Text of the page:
Nobody wants to be seen as incompetent. We all know that we have strengths and weaknesses. No one is good at everything. But if we cant be good at something, then I dont think being bad at it is appropriate second place. In my opinion, shockingly bad is the next best thing.
For example. I am so bad at ice skating that I literally cannot let go of the side. It takes me about twenty mins to pluck up the courage to step onto the ice itself, and all I do for the entire time I spend at the rink is go round and round the edge holding on with both hands and glaring at anyone in the same predicament who is in my way and stopping me getting past. A really good day is if I can let go with one hand. But this doesnt bother me. I am not embarassed to be awful at this or anything else. Awful is not really humiliating, because it generally connotes “I’ve never done this before.” In the cases where it doesnt, it is normally laughable enough to get you through the experience relatively unscathed.
Being awful, means I can look on in awe at the people who are actually better on ice than on land, exchange sympathetic glances at the equally inept visitors to the rink, and shake my head in companiable mirth at the newcomers who enter with excitement, thinking they’ll be swishing along in no time. If I were merely ‘bad’ at this particular sport, I’d just feel like everyone was looking at me wondering why on earth I’m there. Needless to say, I dont go that much, but when I do, I am truly safe in the knowledge that it looks just like it’s my first time.
Unless you are on the way up towards good, bad is not the place to be.
R is on the way to good. In pretty much everything. Where he has been inept at something, it is an obvious matter of time before the necessary wheels are clicked into place. For example, I embraced baby led weaning wholeheartedly when my son was about 7 months. Until then I basically spent twenty two out of every twenty four hour period worrying that he wasnt eating. The other two hours were spent feeling guilty that I was currently giving him milk when he wasnt eating food. (Shouldnt I be starving him so that he eats orange mush?)
The first time I gave him a piece of broccoli, he opened his mouth wide, and mashed the vegetable against the side of his face. Shockingly bad. Within a few weeks it had improved to ‘on the way to good’ where the food would enter his mouth and promptly fall out again. By 8 or 9 months, he had cracked it, and was eating 3 meals a day, plus various amouns of my own 3 meals a day.
This is his life as a baby. He is introduced to something new, and jumps in with both feet, no inhibitions. He is normally abysmal at it, but quickly progresses, with a swift pause at bad, straight onto good and then normally great. At the moment for example, he is inept at walking. He started off by taking one shaky step, grinning, and falling flat on his tush. Shockingly bad. He now takes lots of steps, but not quickly, and with his whole body shaking, looking to all the world like he is under the influence. I have no doubt that by the time is is 18 months in a few weeks, he will be running around faster than his parents.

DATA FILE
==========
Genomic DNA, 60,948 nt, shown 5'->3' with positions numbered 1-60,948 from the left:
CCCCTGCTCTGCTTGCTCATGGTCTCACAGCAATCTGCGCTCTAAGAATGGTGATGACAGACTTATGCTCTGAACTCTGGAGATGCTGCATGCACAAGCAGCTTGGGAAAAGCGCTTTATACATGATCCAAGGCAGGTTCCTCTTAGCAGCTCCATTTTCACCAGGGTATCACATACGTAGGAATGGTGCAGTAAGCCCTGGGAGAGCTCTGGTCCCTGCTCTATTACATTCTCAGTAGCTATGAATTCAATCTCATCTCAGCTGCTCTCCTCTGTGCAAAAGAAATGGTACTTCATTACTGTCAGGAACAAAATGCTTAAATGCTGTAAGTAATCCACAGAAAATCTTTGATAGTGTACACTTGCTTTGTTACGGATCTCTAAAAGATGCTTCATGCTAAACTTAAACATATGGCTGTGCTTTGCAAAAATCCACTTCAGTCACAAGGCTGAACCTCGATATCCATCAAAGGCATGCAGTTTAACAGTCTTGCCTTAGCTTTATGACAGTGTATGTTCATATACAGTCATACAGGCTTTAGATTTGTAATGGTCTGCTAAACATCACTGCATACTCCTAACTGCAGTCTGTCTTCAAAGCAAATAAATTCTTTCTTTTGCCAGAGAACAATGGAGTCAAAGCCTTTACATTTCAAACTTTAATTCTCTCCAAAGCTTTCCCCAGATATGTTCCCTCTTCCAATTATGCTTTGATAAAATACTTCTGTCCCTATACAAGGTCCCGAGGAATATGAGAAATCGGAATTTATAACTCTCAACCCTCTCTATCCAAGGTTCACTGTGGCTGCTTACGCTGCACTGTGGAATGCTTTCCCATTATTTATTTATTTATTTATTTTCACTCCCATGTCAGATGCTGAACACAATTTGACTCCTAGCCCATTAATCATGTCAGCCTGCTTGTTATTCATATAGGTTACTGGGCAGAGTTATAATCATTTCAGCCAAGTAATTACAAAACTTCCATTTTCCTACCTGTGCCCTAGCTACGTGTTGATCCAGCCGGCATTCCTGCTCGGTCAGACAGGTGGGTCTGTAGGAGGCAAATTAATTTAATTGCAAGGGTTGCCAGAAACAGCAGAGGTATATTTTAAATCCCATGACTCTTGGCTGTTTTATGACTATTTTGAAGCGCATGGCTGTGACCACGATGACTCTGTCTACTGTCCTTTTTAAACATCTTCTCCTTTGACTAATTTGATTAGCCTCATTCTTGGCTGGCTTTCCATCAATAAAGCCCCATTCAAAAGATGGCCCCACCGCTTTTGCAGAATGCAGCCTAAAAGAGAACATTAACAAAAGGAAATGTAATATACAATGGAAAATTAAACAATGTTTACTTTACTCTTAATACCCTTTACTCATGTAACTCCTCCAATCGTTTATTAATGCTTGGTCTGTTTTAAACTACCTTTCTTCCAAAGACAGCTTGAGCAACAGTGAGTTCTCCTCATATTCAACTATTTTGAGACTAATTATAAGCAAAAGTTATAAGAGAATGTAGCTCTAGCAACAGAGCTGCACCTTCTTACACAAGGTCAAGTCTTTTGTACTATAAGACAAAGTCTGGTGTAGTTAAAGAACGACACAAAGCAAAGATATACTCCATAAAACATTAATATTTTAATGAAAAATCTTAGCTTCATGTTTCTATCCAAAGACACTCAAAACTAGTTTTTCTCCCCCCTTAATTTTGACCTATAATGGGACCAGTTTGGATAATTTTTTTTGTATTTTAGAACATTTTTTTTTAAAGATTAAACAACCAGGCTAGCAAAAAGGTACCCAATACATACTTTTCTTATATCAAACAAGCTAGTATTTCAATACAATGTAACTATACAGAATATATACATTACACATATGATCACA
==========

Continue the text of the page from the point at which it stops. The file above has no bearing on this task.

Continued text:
But what are we supposed to do when they, or we, dont get to the good part?
One day, he will be awful at something, and then get slightly better. But that’s where it will stop. Whether it’s drawing or dancing or maths or public speaking, he will find a challenge that cant be overcome by repetition or us holding his hand while he does it. And there is nothing I can do about it.
There are plenty of things that I am bad at. I dont mean to the skating extent, just generally not very good. Art, Tact, Patience.. the list goes on. And my answer, probably the same as many adults, is to avoid it entirely. Just stop doing things you find really hard. For most, once school is over, this is a pretty acheivable choice. Choose a career that plays to your strengths, choose a partner and friends who bring out the best in you. No one is going to force you to mix test tubes of liquids if you arent good at chemistry, no one is going to make you lead a group when you would rather be the wallflower. Normally by the end of school, we have all developed the skills to deal with doing subjects and tasks we dont want to do, and while obviously happy to be leaving those things behind, we then carry with us the ability to get on with something we are below average at when the time arises.
Not me. Unlike most people, I made my choice to ignore my mediocre side when I was far too young. And no one really stopped me. If I didnt like maths, I just didnt go. If I didnt like authority, I just didnt listen. And so now, I hate being average at anything in grown up life, because I’ve always been able to ignore it. When something comes up, in my career, or my relationships, that I can’t laugh away by being shockingly awful at, and I cant push past the ‘okay’ and keep climbing towards great, I just dont know how to react.
But then there will be plenty more times in my life where I have to do things I dont want to do, and as I havent really built up an ability to deal with that, I dont know how to teach R either. I dont know what to say to him when he says “Why do I have to?” because I never listened to or agreed with the “Because I said so” reply.
I dont want to force my son to keep doing things that he will never be good at. Personally I dont think it’s fair, or that it does him any good. But I know that a lot of parents would say differently, would say pushing your kids builds character, and teaches them invaluable life skills.
I dont know. What I do know is that when my son is terrible at something, I will remind him of his strengths and abilities elsewhere, and where possible teach him to laugh at his own weaknesses. When he is great at something, I will be the proudest mum ever, while trying to make sure it doesnt go to his head.
It’s when he is mediocre I am worried about.